A big part of General Motor’s future is hinging on this massive, peacocking rig.
(Bloomberg) — Cadillac has unveiled the 2025 Cadillac Escalade IQ, an electric version of its bestselling SUV.
The $130,000 Escalade IQ comes with 450 miles of driving range, Super Cruise driver assistance technology and fresh design language inside and out. Cadillac has declined to specify how much the rig weighs, but a private preview on July 26 in Los Angeles indicated that it could weigh as much or more than the 9,000-pound GMC Hummer EV Pickup. Besides being nearly 19 feet long and eight feet wide, it’s more than six feet tall with a ground clearance of nearly seven inches—slightly larger than the dimensions of the Hummer EV, with less clearance.
The Escalade IQ looks sleeker than its internal-combustion predecessor—like something that might serve as a tycoon’s town car rather than a truck for towing. It has an elegantly tapered, lower roofline; slim headlights shaped like icicles; and taillights stacked like piano keys. A storage compartment under the hood, where an engine would otherwise be, offers 12 cubic feet of cargo room—space to fit a pair of golf bags.
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“The design brief was to create the ultimate luxury SUV,” says Robin Krieg, lead exterior designer of the Escalade IQ, who says he sought to reinvent rather than reiterate previous models. “We wanted to get away from the truck-y, box-y feeling. When you close your eyes and dream, this is what an Escalade is.”
The Future of Cadillac
The Escalade IQ uses a new architecture that General Motors Co. has devised for its EVs, which the company calls its Ultium Platform. It follows the $58,590 Lyriq and precedes the forthcoming electric Celestiq, a $340,000, four-door hatchback aimed at snagging Rolls-Royce customers. The three represent part of GM’s effort to catch Tesla in the EV segment while revitalizing the Cadillac brand. GM has said it expects $50 billion in revenue from its EVs by 2025.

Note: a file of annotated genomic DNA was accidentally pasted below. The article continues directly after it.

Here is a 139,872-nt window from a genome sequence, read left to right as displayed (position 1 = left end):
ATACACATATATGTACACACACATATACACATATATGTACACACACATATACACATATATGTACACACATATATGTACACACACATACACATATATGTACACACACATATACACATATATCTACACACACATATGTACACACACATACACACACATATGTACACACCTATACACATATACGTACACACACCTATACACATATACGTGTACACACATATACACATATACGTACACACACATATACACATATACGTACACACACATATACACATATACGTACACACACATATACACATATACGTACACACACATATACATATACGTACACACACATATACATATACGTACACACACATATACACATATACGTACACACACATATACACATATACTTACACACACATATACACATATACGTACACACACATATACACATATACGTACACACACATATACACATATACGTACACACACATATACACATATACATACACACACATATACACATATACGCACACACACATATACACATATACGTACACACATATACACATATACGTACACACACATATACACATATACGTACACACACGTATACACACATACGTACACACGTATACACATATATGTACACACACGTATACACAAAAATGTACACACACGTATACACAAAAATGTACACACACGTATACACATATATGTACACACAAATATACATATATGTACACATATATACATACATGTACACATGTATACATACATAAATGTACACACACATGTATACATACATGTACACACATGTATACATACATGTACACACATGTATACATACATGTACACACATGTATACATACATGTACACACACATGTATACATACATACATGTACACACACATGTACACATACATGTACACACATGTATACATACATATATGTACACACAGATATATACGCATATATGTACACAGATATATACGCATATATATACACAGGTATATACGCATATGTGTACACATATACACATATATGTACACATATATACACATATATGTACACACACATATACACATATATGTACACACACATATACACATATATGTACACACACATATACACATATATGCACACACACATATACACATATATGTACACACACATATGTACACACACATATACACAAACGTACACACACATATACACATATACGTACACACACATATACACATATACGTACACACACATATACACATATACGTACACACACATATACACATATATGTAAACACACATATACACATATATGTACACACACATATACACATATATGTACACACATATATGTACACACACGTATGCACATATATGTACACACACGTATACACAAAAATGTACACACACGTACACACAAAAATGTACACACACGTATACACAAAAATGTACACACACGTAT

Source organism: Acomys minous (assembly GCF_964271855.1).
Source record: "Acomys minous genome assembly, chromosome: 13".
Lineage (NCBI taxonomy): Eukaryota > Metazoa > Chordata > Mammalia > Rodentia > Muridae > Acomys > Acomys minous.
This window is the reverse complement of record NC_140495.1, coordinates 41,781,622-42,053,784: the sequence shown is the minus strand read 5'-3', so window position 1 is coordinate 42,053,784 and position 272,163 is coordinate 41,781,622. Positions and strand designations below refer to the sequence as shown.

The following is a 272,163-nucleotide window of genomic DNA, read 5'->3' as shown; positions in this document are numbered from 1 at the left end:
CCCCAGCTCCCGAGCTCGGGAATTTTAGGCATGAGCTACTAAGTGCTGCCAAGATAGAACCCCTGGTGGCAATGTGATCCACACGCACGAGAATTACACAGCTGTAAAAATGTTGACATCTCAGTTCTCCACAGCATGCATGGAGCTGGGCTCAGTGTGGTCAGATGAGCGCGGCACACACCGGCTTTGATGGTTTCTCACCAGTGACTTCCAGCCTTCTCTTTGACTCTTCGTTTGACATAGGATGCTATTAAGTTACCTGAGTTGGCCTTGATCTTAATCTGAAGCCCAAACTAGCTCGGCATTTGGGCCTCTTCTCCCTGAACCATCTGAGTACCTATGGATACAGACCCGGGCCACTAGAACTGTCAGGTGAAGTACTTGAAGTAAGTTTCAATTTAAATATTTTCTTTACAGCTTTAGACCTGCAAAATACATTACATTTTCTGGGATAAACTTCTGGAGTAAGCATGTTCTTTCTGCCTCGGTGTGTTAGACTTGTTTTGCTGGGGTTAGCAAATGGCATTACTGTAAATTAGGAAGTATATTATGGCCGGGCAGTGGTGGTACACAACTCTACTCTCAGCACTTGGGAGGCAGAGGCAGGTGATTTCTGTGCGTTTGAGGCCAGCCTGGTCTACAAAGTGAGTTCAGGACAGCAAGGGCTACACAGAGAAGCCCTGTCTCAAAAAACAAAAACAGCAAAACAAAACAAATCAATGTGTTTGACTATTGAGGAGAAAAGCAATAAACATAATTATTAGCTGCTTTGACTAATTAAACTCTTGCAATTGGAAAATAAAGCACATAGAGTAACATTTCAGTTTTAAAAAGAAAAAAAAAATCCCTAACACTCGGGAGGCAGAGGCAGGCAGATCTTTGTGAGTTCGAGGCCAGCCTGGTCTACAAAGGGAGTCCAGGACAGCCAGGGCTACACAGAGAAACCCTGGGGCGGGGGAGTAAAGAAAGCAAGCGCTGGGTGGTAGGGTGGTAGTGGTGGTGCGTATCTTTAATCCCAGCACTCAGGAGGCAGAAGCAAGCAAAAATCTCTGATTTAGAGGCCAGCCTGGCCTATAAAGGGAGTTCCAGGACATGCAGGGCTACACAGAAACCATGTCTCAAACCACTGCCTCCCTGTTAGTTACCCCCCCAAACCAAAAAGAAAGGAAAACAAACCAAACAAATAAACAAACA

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Much of the Escalade IQ’s engineering work focused on creating a smooth ride for its passengers in the gargantuan rig. Twenty-four-inch wheels and 35-inch tires propelled by front- and rear-drive motors work in an eAWD system. Magnetic Ride Control and Adaptive Air Ride Suspension come standard; the latter lowers the vehicle two inches or raises it one inch at the press of a button. A Low Ride Mode enables the vehicle to be driven at low speeds with the suspension fully lowered, as might be needed for entering a parking garage—or merely to show off.
Two additional modes will especially suit the red-carpet types likely to step out from its confines: Four-wheel-steering helps navigate tight spaces by reducing the turning radius up to 6 1/2 feet; an optional Arrival Mode moves the SUV diagonally into and out of parking spots while the drivers’ hands are giving input on the steering wheel. The motion is similar to the crab-walk function that allows the Hummer EV to move sideways across loose dirt or sand—scampering that’s likely used most often to impress neighbors.